• mini quesadillas
  • ground sausage
  • hamburgers
  • pancakes
  • scrambled eggs

Having 120V electric appliances at camp means you don’t need a fire to cook.

My favorite use while camping has to be running a 12V electric blanket. I have a blanket with a 1 hour timer. I turn on the blanket, get warm and fall asleep, and the blanket shuts off automatically.

Around the house

I also take my power station all around the house and garage when I’m tinkering.

Nissan Xterra with the hood up, tools in the foreground
Jackery running a soldering iron
  • Plug in a lamp for more light
  • Vacuum the truck
  • Heat soldering iron for wiring
  • Run a pump sprayer to wash the truck
  • Trickle charge a battery

Power without an extension cord is very convenient.

Power outage

When the house power fails, having portable power stations really shines. Just like when camping, I can cook and have light and a warm blanket. More importantly, I can run my laptop all day if needed. For a remote IT worker, this is critical.


components for battery box
switch, battery, inverter


I saw the FLLEEYPOWER 12V 6Ah LiFePO4 Battery on Vine. Its small capacity meant it wasn’t going to run big loads for hours. P=IV, so 144W would use 12 amps (12A) at 12 volts (12V). This battery is only rated for continuous discharge of 6A in 1 hour, or 72W, and 144W for 3-5 seconds. The dimensions are small though. I thought it would fit in an ammo can.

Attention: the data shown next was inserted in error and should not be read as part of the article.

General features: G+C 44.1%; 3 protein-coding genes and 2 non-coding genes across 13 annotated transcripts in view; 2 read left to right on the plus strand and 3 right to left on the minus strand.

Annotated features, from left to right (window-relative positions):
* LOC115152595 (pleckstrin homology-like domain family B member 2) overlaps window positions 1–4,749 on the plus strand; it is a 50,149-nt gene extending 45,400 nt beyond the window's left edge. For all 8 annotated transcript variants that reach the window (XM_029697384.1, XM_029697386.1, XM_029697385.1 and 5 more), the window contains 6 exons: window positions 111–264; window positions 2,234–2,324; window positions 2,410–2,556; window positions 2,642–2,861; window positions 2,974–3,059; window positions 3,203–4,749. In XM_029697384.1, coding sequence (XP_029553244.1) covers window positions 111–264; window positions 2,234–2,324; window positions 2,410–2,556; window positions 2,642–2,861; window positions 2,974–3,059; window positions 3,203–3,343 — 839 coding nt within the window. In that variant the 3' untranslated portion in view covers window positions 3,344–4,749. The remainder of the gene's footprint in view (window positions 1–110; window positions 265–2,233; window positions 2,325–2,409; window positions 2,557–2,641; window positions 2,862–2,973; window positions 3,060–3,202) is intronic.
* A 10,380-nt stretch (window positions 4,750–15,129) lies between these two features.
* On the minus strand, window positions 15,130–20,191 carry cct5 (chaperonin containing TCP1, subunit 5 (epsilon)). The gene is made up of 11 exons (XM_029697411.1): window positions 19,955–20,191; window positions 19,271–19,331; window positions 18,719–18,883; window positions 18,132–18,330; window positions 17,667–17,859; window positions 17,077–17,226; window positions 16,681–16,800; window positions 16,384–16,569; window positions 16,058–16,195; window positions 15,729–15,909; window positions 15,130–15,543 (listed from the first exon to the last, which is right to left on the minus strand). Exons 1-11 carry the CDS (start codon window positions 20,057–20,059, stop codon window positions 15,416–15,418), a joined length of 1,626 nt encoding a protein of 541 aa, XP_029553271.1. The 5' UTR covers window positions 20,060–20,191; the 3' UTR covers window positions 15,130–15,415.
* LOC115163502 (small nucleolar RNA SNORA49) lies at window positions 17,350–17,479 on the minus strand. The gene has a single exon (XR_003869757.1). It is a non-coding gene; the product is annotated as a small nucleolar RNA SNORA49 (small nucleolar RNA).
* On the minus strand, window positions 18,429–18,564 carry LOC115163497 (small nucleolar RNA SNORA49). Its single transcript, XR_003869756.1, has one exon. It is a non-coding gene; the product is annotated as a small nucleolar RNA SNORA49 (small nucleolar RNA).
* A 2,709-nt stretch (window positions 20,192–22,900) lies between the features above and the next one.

12V Output DC Power

You’ve seen them. The round 12V socket, a.k.a the cigarette lighter outlet. A common 12V fitting on all cars. My truck has 4, one of them I installed myself on the rear bumper.

You can plug in many car accessories. USB chargers, portable vacuums, tire inflaters to name a few. Most any automotive parts shop will carry a panel with a pair of USB ports, a 12V socket, and a couple of switches. I got the FXC Blue 3 switch panel from Vine.

120V Output AC Power

The big deal in portable power is AC power, or line power, or 110 power. It’s the power you get in your house when plugging a TV into a wall socket. It’s provided by the local electric utility company via the electric grid. In portable off-grid systems AC power comes from inverters.

Inverters transform 12V DC current into 120V AC current. Refer the Edison vs. Tesla cage match. For AC power on the battery box, I only had a few amp-hours of capacity, so I settled on a low power inverter. The Bapdas 200W car inverter fit the bill. Plus it has a voltage display.